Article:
A publication of the Archaeological Institute of America
Giza’s Port City Revealed
Thursday, January 30, 2014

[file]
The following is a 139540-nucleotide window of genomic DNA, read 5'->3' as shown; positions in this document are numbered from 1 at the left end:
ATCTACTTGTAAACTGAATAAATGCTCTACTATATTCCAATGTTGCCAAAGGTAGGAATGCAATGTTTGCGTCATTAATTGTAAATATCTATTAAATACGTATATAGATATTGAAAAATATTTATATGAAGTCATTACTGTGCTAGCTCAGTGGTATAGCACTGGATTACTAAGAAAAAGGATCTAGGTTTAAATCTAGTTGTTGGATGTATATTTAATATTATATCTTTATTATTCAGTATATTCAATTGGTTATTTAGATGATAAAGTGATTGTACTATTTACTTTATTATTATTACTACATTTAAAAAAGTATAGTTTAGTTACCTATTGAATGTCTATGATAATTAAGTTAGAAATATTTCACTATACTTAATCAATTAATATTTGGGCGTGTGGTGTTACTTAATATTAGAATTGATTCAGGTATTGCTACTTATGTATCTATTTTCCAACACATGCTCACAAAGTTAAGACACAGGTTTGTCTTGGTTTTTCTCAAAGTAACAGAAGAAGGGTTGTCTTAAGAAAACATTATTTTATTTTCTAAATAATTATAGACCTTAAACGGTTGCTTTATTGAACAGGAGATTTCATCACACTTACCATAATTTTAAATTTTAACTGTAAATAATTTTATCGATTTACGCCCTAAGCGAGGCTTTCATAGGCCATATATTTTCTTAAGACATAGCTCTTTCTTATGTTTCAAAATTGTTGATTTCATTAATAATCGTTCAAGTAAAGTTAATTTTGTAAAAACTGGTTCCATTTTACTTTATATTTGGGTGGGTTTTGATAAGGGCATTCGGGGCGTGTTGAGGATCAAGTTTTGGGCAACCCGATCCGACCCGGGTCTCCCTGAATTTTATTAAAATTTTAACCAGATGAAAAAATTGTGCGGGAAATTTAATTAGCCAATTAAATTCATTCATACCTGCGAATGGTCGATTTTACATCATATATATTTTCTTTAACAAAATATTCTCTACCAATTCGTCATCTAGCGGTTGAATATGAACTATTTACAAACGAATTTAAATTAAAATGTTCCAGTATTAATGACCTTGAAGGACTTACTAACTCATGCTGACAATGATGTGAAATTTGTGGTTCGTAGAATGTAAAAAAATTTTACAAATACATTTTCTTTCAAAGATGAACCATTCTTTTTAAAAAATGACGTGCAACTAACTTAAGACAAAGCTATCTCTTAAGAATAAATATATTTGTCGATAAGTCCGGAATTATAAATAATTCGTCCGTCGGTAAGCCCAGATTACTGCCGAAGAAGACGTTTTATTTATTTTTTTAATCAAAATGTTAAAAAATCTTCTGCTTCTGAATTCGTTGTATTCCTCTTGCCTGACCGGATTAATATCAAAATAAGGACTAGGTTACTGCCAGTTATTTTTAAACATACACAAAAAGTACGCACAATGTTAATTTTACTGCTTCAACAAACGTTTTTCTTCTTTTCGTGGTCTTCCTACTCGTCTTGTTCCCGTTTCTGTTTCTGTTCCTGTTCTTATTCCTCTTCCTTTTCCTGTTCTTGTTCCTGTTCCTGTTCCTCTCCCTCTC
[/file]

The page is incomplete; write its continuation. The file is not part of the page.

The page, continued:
TORONTO, ONTARIO—At a recent meeting of the Society for the Study of Egyptian Antiquities, Mark Lehner of Ancient Egypt Research Associates (AERA) suggested that the long buildings that were thought to have housed the pyramid workers may have served as barracks for soldiers and sailors instead because of the charcoal remains of wood imported from the Levant that were found there. “What was all this cedar from the Levant doing in a common workers barracks?” he asked. The buildings, known as galleries, are located in a city near Egypt’s Giza Pyramids, and could have housed the crews of incoming ships, or the troops depicted in the tombs of officials and in temples. In addition, Lehner’s team has uncovered a basin near a town named for Queen Khentkawes, who may have been Menkaure’s daughter. The basin may have been “an extension of a harbor or waterfront” that would have been less than a mile from the nearest Nile River channel. (This is also where the archaeologists discovered a large dwelling where royal cult priests may have lived.) “Giza was the central port then for three generations, Khufu, Khafre, Menkaure,” Lehner added.
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